In the Tampa Bay area we've had a fairly hefty influx of upscale, ambitious Mexican restaurants — O Cocina, Besito, Bartaco, Miguelito's, Red Mesa's growing empire. But it was some months back when I heard Boston celebrity chef Todd Hall was teaming up with City Fish Grill owners Craig and Matt Vario to do an upscale Mexican restaurant in that location that this trend seemed en fuego.
In fact, Mexican cuisine is having a moment. Perhaps some of this is because internationally famous chef Rene Redzepi has just concluded his seven-week performance of Noma Mexico. The whole run, 7,000 spots for diners, sold out in two hours in December and a who's who of the globe's food writers have hightailed it to Tulum in recent weeks to wax rhapsodic and Instagram the heck out of things.
But I don't think it's just that. Cookbook author Diana Kennedy worked tirelessly for decades to help Americans understand that Mexican food is not Tex Mex, globbed with cheese and sour cream. There are dramatic regional differences, a breadth of ingredients, rich indigenous beverages and food traditions. A lot of us weren't ready to hear. Mexican meant inexpensive, it meant free chips and salsa.
Suegra Tequila Cantina, which opened at the beginning of May, was positioned to teach us. It is quite lovely, in many ways resembling Temazcal Tequila Cantina, Hall's brainchild in Massachusetts. City Fish, which was an attractive, sprawling restaurant in its own right, has been reimagined with a generous circular marble bar from the center of which radiate rustic wooden boughs so the whole thing looks like the interior of an historic hut. One room has an entire wall of flickering pillar candles (similar to Besito, actually) and there are loads of tufted leather booths overhung with glamorous candelabra and lots of appealing artwork (great cactus photo).
The bar features one of the area's most extensive tequila lists, blancos, reposados and anejos arrayed alphabetically, with enough major heavy-hitters and small-production obscure labels that everyone will find something. Add to this a very respectable menu of signature cocktails — not all margaritas, not all tequila based, but still all cuisine-appropriate — and the bar program measures up to just about any in the area.
It's with the food where things get a little trickier. Hall was brought in as a consultant to envision and execute the concept. It was always part of his plan to hit the road once the Suegra team was running at full speed. Unfortunately, he and the Vario brothers had a disagreement and their collaboration was cut short at the end of the first week of service.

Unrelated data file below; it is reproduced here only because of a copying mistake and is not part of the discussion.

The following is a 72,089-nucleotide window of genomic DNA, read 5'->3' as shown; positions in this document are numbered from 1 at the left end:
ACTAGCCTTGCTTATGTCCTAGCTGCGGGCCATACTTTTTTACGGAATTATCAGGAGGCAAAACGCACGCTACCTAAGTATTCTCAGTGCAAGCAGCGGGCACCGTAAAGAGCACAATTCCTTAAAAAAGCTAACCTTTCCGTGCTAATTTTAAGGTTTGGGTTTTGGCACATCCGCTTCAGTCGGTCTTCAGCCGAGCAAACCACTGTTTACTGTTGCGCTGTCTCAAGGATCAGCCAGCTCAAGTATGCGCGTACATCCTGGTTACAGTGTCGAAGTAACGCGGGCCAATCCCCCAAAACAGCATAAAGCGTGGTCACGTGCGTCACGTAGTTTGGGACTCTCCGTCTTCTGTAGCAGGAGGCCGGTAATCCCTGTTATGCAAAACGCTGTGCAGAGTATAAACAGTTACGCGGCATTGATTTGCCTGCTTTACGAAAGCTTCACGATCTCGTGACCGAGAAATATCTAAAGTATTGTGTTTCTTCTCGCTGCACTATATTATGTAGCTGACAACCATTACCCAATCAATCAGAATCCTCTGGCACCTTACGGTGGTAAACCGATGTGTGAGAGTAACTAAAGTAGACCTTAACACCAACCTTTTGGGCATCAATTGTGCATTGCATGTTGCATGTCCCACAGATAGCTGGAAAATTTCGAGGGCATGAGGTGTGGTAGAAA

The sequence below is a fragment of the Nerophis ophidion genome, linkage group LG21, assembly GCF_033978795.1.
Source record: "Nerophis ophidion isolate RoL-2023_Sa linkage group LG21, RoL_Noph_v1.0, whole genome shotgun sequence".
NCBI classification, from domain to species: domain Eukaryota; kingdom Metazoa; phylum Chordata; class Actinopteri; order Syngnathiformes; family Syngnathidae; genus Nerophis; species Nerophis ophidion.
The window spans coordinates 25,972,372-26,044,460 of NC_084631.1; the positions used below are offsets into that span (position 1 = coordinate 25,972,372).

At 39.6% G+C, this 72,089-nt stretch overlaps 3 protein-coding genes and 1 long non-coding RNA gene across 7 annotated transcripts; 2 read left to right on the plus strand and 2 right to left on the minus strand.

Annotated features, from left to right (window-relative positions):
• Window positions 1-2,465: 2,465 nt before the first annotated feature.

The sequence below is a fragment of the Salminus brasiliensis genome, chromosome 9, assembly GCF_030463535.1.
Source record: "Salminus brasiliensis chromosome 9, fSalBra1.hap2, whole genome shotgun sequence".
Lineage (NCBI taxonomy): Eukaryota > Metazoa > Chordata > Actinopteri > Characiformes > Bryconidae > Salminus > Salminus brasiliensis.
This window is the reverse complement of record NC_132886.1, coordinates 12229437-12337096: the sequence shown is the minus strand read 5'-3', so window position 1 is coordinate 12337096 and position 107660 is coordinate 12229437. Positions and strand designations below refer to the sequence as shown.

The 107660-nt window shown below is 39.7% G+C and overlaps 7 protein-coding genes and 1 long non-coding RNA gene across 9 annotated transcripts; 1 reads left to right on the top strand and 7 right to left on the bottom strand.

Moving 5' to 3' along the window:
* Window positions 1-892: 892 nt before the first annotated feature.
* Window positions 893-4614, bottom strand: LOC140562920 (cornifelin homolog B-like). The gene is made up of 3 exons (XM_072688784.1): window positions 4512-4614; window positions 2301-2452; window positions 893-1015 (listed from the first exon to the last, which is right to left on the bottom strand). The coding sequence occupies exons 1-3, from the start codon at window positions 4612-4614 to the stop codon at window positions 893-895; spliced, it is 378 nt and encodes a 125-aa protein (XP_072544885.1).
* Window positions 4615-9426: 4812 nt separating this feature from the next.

If you compare the menu at Temazcal Tequila Cantina, it is uncannily similar to Suegra. And if you scrutinize Yelp photos of the food, even the presentations are extremely similar. Nothing wrong with that, but if you're going to charge $24 for carne asada or $28 for red snapper Veracruz, it better be head and shoulders above what you might find at your neighborhood taco joint. And it's not.
The two salsas that come with the bean dip and complimentary tortilla chips are both too sweet and with no heat, the chips themselves too assertively limey. A molcajete of lobster guacamole ($16) is sumptuously studded with lobster meat, but the guac itself lacks oomph and doesn't taste freshly made. The corn niblets under a salad of avocado and beet ($8) tasted off.
There are plenty of good ideas here. I just wonder if whoever is in the kitchen is tasting as they go. And servers aggressively pitch the restaurant as "farm to table" with no effort on their part or the menu's to identify where food is from. If they're saying things are sourced locally, they should say where.
Top dishes included a chorizo-stuffed whole quail ($16), the quail itself nicely cooked and the stuffing stylish, but it comes nuzzling up against a corn masa cake that is swamped with a brown gravy, the cake getting sludgy fast. An appetizer of charred octopus ($11) was a fun one, the chewy (but not overly) lengths of meat laid across a soft corn pudding for a nice textural juxtaposition, with a little Peruvian green chile sauce for a pop of acid.
Problem is, too many other dishes, from the green chicken enchiladas ($15, doomed by too much of the overly sweet tomatillo salsa we encountered at the start) to the battered black grouper tacos ($16), are just ho-hum, flavors muddy or out of balance.
Hall was enthusiastic about the Oldsmar area because he felt it was underserved by upscale concepts. His evidence: a huge number of cars flows by that spot every day, median household income in Westchase is $124,000 per year, and restaurants like Flamestone regularly rock 45-minute wait times. That all might be true, but in order to give Suegra staying power, it's got to provide perceived value at its price point. It's got good looks and a come-hither bar program, but the food, as of now, lags behind.
Contact Laura Reiley at firstname.lastname@example.org or (727) 892-2293. Follow @lreiley. She dines anonymously and unannounced; the Times pays all expenses.